Since the principle of infallibility unquestionably resides in man as in all the rest of nature, and manifests its universal as well as unique characteristic quality in every individual from time to time, it must be as responsive to experimental study as any other constituent element of being. Why should any man rest content with fallible, relative, transient knowledge, with partial and disappointing experiences in Self-realization, when all the time those very experiences are merely the phenomenal evidence for reasoned inference from another point of view altogether -- that of direct perception itself? No man can assign any reason why our perception of Causes should not be as immediate, as continuous, as inclusive, as infallible, as our perception of Effects. The two should go together as indissolubly as cause and effect are one and inseverable -- a perception that itself is direct, not based either on inference from reasoning or testimony from sense.

To regard its occasional manifestation, independently of our reason and our senses, as the infallible principle of intuition itself is the "ignorance" or misconception from which all the rest of our misguided and misspent energies flow. This shuts the man out from any possibility of Soul -- or Self-knowledge. Not until our attention -- our meditation, concentration, and will -- are turned inward toward the very centre of our own inmost being, and fixed upon Self and its ideal, upon Nature and its Law, can reason have its natural and spiritual employment. Turned upon sense-existence, reason at last leads to self-destruction as the only logical outcome of such prostitution. It is the only logical inference from such unnatural thralldom. Turned upon the Soul and its ideal, reason at once begins faithfully to serve both, as now it subserves merely the transitory sense-existence of the embodied Soul. Reason in the ordinary man is the slave of his sense-impressions. In the best of men it is the servant of his ideals -- religious, philosophical, or scientific. In the pursuit of Self-knowledge, the highest as the lowest faculties and powers are used for one purpose only -- that of the evolution of the Soul.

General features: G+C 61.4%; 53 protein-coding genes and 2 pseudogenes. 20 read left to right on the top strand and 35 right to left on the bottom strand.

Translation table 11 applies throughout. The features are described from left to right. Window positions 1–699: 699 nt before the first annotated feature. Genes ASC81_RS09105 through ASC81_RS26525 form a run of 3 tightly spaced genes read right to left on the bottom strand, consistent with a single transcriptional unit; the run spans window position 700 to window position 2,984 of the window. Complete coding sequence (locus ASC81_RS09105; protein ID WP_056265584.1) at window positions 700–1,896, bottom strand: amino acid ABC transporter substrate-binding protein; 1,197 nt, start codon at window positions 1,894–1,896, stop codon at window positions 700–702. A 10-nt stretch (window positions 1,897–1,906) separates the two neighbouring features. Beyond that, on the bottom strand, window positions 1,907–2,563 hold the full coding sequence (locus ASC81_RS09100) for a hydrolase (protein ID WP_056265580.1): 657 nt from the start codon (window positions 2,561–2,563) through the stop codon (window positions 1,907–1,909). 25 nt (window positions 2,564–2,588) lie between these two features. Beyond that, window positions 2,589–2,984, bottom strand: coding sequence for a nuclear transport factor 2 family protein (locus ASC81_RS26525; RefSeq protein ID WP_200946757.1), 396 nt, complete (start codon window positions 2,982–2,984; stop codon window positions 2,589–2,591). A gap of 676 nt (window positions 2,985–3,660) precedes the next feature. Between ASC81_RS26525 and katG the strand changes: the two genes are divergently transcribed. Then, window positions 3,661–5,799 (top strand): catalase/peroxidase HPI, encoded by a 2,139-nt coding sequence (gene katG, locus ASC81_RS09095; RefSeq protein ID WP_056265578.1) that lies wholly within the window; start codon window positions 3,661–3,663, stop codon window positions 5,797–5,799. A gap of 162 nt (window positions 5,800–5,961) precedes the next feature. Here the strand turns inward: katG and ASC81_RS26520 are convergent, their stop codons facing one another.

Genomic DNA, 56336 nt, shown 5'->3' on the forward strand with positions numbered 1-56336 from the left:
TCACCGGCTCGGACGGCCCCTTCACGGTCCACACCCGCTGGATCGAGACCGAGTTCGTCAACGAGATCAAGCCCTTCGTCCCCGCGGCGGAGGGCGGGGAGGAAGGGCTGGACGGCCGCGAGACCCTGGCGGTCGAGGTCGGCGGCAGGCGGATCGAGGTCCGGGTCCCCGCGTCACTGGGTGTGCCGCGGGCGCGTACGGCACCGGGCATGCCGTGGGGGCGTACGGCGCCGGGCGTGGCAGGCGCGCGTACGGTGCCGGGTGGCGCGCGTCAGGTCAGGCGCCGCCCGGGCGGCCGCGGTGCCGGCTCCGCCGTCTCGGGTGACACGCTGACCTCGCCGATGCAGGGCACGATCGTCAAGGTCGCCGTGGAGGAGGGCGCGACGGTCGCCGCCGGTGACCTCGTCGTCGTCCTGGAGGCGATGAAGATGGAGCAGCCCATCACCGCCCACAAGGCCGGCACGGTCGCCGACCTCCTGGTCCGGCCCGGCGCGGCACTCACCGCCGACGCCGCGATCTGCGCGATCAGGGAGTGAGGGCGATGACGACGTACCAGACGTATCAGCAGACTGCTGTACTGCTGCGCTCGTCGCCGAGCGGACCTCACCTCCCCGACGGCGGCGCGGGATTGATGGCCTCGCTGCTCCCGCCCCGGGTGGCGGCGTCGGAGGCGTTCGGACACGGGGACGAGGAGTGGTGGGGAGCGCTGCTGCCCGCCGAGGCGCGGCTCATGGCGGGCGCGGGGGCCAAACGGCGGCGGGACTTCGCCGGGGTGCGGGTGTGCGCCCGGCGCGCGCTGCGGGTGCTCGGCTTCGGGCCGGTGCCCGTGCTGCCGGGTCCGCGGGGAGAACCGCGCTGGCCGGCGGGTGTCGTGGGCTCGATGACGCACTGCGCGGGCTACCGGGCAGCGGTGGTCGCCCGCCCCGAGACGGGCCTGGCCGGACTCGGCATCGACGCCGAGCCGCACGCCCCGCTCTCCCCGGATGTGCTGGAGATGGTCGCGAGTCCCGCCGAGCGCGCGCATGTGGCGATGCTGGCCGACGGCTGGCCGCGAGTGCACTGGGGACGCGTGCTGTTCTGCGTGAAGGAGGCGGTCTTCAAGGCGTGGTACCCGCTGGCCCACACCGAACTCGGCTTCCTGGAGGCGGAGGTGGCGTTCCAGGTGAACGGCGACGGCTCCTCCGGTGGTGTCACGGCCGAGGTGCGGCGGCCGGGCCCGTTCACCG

The work of Occultism, then, begins and ends, as it is carried on, in the "secrecy and silence" of one's own Soul. Ideals standing to action, whether of mind or body, as cause to effect, it is self-evident that the first task of the neophyte is the use of his power of direct perception, or Buddhi as an active principle, on his own ideal and ideals. Are they the highest and noblest within his range of perception and conception? Is he at all times consciously engaged in efforts to realize them? If not, why not?

At once he sees, beyond possibility of error, on both sides of human life. And what he sees is enough to appal the stoutest heart -- will appal it, exactly to the extent that self-interest is present in his will to perceive Truth, exactly to the degree that he has hitherto debased his Soul-powers through "ignorance." He falls back, and has recourse to his principles of reason, or Manas. If now he use it as he has before employed it, he is lost, and suicide is his only refuge -- a refuge as drastically purgative as has been his former misuse of this principle. If, haply and happily, he returns yet again to the plane of Buddhi, and looks at Self in its divine Light, he will receive inspiration as well as intuition, the faith to "will, to dare, and to keep silent" in the presence of the world of Soul-knowledge. To persist in this reliance on Soul-perception is to bring about the conjunction of Buddhi and Manas --reason and intuition.